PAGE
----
It Feels Like March

I was interested to note that I wrote my last blog on the last day of February this year. Like many things during the pandemic there has been a lull. Soon after writing that blog, when the country shut down, I remember how scary things felt, with so little known about the virus and constantly conflicting messaging from the White House; one didn’t know where things might end up. The only saving grace here in Texas was that numbers were very small and one hoped, naively as it turned out, that this state might not be impacted too much at all. Now, three months later, Texas is a hotspot, suffering almost the highest daily infection rates in the country, and the Governor, who had decided that early May was the time to open up (but with no enforced wearing of face masks or social distancing), is closing things down again, and again, things feels scary.

One hates to mention some personal positives of a quiet few months, when so many in the country are suffering terribly. The bright side on the horizon is that the deep underlying issues in this country – gross economic equality, racism and millions still without healthcare – have been brought fully to the fore, and that a complete change in governance following the election in November will, at last, begin to address them.

The weather here in San Antonio has been quite lovely during June. Generally, the hottest times of the year are from noon to six pm during July, August and the first half of September, but with the recent improvements Mike has made to the back yard it will be more pleasant to sit outside. In the front yard, Mike, with the help of Mattie’s boyfriend, has removed the St Augustine grass and we are in the process of replacing it with pea gravel. A lot of greenery/vegetation in the yard still remains due to the two large beds of Asian ivy ground cover out there, as well as a large flower bed around the huge live oak and several smaller trees we planted. But the grass – a non-native variety popular in San Antonio in the 1960s when housing began to spring up in the wealthier north of the city – only looks nice in summer with a ton of water on it and the right amount of shade.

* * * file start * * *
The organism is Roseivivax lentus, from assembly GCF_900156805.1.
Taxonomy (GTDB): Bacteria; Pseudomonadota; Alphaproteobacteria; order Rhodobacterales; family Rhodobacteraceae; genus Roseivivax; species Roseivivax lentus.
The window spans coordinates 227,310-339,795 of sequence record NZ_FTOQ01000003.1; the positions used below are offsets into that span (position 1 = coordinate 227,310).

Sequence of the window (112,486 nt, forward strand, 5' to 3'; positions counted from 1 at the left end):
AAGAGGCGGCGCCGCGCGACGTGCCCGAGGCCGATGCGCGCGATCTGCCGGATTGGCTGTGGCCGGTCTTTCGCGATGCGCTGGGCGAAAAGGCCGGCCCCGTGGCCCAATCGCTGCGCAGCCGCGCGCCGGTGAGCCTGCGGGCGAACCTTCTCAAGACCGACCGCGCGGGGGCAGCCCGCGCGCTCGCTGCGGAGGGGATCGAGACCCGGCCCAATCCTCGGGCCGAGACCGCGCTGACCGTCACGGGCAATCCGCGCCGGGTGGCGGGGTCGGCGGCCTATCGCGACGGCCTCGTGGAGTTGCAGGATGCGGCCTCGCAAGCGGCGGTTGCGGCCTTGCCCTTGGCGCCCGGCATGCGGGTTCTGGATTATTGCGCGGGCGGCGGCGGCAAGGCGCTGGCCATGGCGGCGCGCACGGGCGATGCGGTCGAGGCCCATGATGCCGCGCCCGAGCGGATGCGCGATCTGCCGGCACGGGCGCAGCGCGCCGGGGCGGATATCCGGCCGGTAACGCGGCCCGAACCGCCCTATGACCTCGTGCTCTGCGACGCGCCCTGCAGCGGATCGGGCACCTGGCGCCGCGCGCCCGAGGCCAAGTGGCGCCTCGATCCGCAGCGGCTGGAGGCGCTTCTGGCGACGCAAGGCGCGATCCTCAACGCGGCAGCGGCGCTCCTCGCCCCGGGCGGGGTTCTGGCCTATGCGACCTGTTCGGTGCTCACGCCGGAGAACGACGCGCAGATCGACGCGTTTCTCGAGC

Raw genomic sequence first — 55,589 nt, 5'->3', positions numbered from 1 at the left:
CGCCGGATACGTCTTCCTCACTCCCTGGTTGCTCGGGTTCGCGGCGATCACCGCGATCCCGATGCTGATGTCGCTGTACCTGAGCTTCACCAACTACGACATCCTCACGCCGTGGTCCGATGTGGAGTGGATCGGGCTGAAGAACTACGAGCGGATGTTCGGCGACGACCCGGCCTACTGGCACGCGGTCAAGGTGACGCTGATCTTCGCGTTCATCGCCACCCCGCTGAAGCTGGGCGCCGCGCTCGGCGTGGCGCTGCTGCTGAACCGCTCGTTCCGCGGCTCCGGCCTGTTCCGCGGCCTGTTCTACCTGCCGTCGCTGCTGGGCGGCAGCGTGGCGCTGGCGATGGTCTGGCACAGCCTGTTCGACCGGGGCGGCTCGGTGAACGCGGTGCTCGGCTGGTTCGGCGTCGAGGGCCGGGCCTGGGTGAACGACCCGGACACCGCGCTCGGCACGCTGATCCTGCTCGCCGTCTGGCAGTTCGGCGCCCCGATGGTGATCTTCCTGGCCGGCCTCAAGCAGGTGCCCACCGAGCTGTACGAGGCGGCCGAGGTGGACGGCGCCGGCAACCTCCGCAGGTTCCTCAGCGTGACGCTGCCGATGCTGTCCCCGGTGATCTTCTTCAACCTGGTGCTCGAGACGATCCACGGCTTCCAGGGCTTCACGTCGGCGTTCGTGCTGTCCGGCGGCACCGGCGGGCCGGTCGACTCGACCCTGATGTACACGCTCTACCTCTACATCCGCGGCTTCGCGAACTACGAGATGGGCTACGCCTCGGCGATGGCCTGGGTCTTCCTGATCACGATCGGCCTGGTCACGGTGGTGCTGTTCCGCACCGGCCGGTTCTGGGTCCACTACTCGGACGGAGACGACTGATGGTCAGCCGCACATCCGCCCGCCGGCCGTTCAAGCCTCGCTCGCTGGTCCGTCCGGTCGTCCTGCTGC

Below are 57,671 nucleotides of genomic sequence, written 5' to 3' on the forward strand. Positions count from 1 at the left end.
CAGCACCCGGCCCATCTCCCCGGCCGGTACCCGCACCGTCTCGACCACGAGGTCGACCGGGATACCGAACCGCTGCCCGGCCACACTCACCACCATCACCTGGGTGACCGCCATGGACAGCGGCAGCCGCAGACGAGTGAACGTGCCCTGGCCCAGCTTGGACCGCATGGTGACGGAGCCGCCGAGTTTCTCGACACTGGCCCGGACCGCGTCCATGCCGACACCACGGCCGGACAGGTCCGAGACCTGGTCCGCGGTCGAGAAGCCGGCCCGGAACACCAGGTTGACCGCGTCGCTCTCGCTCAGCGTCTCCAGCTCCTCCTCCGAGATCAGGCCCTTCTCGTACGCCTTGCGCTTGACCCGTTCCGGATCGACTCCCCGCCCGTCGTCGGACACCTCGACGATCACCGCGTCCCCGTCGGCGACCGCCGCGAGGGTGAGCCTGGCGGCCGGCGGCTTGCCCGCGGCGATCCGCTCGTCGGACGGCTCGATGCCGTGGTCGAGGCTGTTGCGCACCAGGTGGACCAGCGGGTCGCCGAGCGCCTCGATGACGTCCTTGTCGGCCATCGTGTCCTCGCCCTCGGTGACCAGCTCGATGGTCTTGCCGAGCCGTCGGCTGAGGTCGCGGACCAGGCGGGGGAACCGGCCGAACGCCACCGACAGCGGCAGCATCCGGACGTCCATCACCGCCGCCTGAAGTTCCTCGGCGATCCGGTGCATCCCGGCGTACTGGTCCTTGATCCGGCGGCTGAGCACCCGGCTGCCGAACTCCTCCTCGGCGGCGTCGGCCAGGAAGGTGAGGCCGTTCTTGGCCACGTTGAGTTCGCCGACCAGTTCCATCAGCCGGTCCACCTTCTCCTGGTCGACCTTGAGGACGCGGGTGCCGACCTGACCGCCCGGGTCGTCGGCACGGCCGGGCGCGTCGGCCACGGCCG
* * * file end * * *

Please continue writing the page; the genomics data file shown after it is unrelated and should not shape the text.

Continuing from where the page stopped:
Shade here means light dappled shade whereas back in the UK, for me at least, it meant deep shade. Consequently, when first planting up the yard, it took me a while to work out why some new plants were expiring after only a few months when they were in spots with hardly any sun at all! Now, after some gardening mishaps, I feel pleased with the appearance of both front and back yards (though I say it myself). Nearly every plant growing is a native Texas one, apart from the odd zinnia or two and a soft peach David Austin rose, which actually was grown in Tyler in east Texas. I remember my surprise on finding out that David Austin roses, based in Wolverhampton where my family lived for many years, had a subsidiary here in Texas. Not all David Austin Roses are available here, of course, only those suitable for the various north American climates. We have a Texas native rose, a light crimson in colour, growing alongside the peach one. There are in fact many varieties of Texas roses, most of which are very hardy, and they grow beautifully in shade – dappled shade, of course!

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